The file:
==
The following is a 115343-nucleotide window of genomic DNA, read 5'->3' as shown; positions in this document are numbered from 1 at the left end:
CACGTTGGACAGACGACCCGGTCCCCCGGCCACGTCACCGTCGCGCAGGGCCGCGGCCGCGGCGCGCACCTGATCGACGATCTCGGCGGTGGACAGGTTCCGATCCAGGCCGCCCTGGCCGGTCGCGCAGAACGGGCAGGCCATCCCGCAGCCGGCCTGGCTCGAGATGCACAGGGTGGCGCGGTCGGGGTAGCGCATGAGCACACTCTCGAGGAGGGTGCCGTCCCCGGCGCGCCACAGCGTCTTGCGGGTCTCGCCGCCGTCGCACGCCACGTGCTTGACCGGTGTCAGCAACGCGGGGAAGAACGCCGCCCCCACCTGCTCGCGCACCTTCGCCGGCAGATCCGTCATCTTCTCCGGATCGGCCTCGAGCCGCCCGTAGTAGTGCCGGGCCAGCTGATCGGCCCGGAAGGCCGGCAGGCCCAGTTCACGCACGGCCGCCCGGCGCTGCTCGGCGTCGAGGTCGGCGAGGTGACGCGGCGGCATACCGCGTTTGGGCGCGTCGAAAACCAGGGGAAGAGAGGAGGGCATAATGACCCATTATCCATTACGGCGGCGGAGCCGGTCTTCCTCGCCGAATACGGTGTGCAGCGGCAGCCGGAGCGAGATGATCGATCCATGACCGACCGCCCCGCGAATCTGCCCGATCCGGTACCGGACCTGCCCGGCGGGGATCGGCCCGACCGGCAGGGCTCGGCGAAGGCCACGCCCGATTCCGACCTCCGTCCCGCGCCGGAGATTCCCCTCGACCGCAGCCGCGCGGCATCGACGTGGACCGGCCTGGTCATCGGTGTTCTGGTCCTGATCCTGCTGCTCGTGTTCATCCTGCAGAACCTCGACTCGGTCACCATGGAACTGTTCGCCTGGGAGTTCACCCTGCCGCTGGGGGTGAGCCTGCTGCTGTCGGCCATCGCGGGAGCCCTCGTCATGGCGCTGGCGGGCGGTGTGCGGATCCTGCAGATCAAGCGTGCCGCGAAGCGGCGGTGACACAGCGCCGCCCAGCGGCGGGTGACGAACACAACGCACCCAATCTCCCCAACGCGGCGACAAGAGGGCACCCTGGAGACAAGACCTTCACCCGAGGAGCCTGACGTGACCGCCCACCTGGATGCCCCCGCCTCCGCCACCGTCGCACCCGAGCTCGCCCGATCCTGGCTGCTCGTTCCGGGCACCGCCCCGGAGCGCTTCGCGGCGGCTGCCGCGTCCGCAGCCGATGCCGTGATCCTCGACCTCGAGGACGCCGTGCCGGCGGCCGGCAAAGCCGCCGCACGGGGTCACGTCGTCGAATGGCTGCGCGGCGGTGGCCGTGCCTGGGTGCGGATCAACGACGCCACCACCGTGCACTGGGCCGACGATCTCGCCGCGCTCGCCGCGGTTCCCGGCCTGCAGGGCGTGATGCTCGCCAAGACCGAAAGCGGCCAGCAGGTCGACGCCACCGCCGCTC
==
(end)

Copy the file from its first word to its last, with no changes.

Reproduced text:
The following is a 115343-nucleotide window of genomic DNA, read 5'->3' as shown; positions in this document are numbered from 1 at the left end:
CACGTTGGACAGACGACCCGGTCCCCCGGCCACGTCACCGTCGCGCAGGGCCGCGGCCGCGGCGCGCACCTGATCGACGATCTCGGCGGTGGACAGGTTCCGATCCAGGCCGCCCTGGCCGGTCGCGCAGAACGGGCAGGCCATCCCGCAGCCGGCCTGGCTCGAGATGCACAGGGTGGCGCGGTCGGGGTAGCGCATGAGCACACTCTCGAGGAGGGTGCCGTCCCCGGCGCGCCACAGCGTCTTGCGGGTCTCGCCGCCGTCGCACGCCACGTGCTTGACCGGTGTCAGCAACGCGGGGAAGAACGCCGCCCCCACCTGCTCGCGCACCTTCGCCGGCAGATCCGTCATCTTCTCCGGATCGGCCTCGAGCCGCCCGTAGTAGTGCCGGGCCAGCTGATCGGCCCGGAAGGCCGGCAGGCCCAGTTCACGCACGGCCGCCCGGCGCTGCTCGGCGTCGAGGTCGGCGAGGTGACGCGGCGGCATACCGCGTTTGGGCGCGTCGAAAACCAGGGGAAGAGAGGAGGGCATAATGACCCATTATCCATTACGGCGGCGGAGCCGGTCTTCCTCGCCGAATACGGTGTGCAGCGGCAGCCGGAGCGAGATGATCGATCCATGACCGACCGCCCCGCGAATCTGCCCGATCCGGTACCGGACCTGCCCGGCGGGGATCGGCCCGACCGGCAGGGCTCGGCGAAGGCCACGCCCGATTCCGACCTCCGTCCCGCGCCGGAGATTCCCCTCGACCGCAGCCGCGCGGCATCGACGTGGACCGGCCTGGTCATCGGTGTTCTGGTCCTGATCCTGCTGCTCGTGTTCATCCTGCAGAACCTCGACTCGGTCACCATGGAACTGTTCGCCTGGGAGTTCACCCTGCCGCTGGGGGTGAGCCTGCTGCTGTCGGCCATCGCGGGAGCCCTCGTCATGGCGCTGGCGGGCGGTGTGCGGATCCTGCAGATCAAGCGTGCCGCGAAGCGGCGGTGACACAGCGCCGCCCAGCGGCGGGTGACGAACACAACGCACCCAATCTCCCCAACGCGGCGACAAGAGGGCACCCTGGAGACAAGACCTTCACCCGAGGAGCCTGACGTGACCGCCCACCTGGATGCCCCCGCCTCCGCCACCGTCGCACCCGAGCTCGCCCGATCCTGGCTGCTCGTTCCGGGCACCGCCCCGGAGCGCTTCGCGGCGGCTGCCGCGTCCGCAGCCGATGCCGTGATCCTCGACCTCGAGGACGCCGTGCCGGCGGCCGGCAAAGCCGCCGCACGGGGTCACGTCGTCGAATGGCTGCGCGGCGGTGGCCGTGCCTGGGTGCGGATCAACGACGCCACCACCGTGCACTGGGCCGACGATCTCGCCGCGCTCGCCGCGGTTCCCGGCCTGCAGGGCGTGATGCTCGCCAAGACCGAAAGCGGCCAGCAGGTCGACGCCACCGCCGCTC